Richard A. Settersten, Jr., Ph.D.

Professor of Human Development and Family Sciences, Endowed Director of Hallie E. Ford Center for Healthy Children & Families
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Office: 541-737-8902

Hallie E. Ford Center

Hallie E. Ford Center 125

2631 SW Campus Way

2631 SW Campus Way
Corvallis, OR 97331

Profile Field Tabs

School of Social and Behavioral Health Sciences
Human Development and Family Sciences
Hallie E. Ford Center for Healthy Children & Families
Center for Healthy Aging Research
Research/Career Interests: 

The life course; transitions to adulthood; age and aging; parenthood; social policy; epigenetics

Beyond OSU

Rick Settersten, Ph.D. is Professor of Human Development and Family Sciences in the College of Public Health and Human Sciences at Oregon State University, and Endowed Director of the Hallie E. Ford Center for Healthy Children and Families. For a decade, he was a member of the MacArthur Research Network on Transitions to Adulthood and Public Policy.

Dr. Settersten is a specialist in life-course studies, with a strong record of experience conducting research and collaborating across disciplines and across life periods. His research has often focused on the first and last few decades of adulthood, always with an eye toward understanding the whole of human life.

Prior to moving to Oregon State, Rick rose through the faculty ranks from assistant professor to professor of Sociology at Case Western Reserve University in Cleveland, Ohio.

A graduate of Northwestern University, Settersten has held fellowships at the Max Planck Institute for Human Development and Education in Berlin, the Institute for Policy Research at Northwestern, and the Spencer Foundation in Chicago.  He is author or editor of many scientific articles and several books, including Not Quite Adults, Handbook of Sociology of Aging, and On the Frontier of Adulthood.

Besides MacArthur, his research has been supported by divisions of the National Institutes of Health—including major projects on genomic medicine (funded by the National Human Genome Research Institute), on efforts to control human aging (by the National Institute on Aging), and on late-life health outcomes of military service (also funded by NIA).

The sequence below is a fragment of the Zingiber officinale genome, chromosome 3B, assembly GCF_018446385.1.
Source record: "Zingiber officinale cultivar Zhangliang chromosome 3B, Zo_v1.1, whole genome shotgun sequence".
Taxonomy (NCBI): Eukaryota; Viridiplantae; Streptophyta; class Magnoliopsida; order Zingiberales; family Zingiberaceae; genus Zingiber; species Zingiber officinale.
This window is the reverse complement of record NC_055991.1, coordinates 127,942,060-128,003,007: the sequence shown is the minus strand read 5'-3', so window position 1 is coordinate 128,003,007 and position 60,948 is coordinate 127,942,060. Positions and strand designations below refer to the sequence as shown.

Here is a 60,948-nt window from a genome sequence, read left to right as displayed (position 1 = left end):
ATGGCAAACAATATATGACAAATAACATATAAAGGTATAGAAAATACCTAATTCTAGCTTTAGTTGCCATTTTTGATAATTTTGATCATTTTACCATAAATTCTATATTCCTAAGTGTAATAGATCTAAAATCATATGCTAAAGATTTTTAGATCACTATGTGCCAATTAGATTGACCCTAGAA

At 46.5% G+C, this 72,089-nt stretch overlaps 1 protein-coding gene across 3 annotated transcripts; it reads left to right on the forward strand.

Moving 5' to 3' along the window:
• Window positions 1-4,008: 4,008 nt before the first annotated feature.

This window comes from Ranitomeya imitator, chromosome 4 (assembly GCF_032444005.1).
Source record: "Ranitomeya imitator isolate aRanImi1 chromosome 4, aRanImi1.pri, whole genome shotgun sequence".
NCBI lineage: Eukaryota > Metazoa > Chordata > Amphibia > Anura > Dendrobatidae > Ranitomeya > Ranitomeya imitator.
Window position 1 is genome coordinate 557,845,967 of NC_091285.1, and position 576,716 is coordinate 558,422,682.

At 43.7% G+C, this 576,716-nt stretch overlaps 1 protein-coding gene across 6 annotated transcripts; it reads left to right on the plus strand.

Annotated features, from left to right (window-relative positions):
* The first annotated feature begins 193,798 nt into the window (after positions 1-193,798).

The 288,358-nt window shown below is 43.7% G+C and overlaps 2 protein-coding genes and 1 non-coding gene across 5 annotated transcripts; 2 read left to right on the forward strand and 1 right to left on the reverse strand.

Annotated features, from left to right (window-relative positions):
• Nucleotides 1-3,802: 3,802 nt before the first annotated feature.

Settersten recently participated in National Academy of Science/Institute on Medicine discussions of the health and wellbeing of young adults, and of the social demography, epidemiology, and sociology of aging.

His research has been covered in many media outlets, including the Economist, New York Times, NPR, USA Today, and the Wall Street Journal.

My Publications


Book Chapter

R. A. Settersten, The New Landscape of Early Adulthood: Implications for Broad-Access Higher Education, in Remaking College: The Changing Ecology of Higher Education, M. Stevens and Kirst, M. Palo Alto, CA: Stanford University Press, 2015, pp. 113-133.

Journal Article

R. A. Settersten and McClelland, M. M., Just one wish for the study of human development, Research in Human Development, vol. 12, pp. 157-162, 2015.
R. A. Settersten, Relationships in time and the life course: The significance of linked lives, Research in Human Development, vol. 12, no. 3-4, pp. 217 - 223, 2015.


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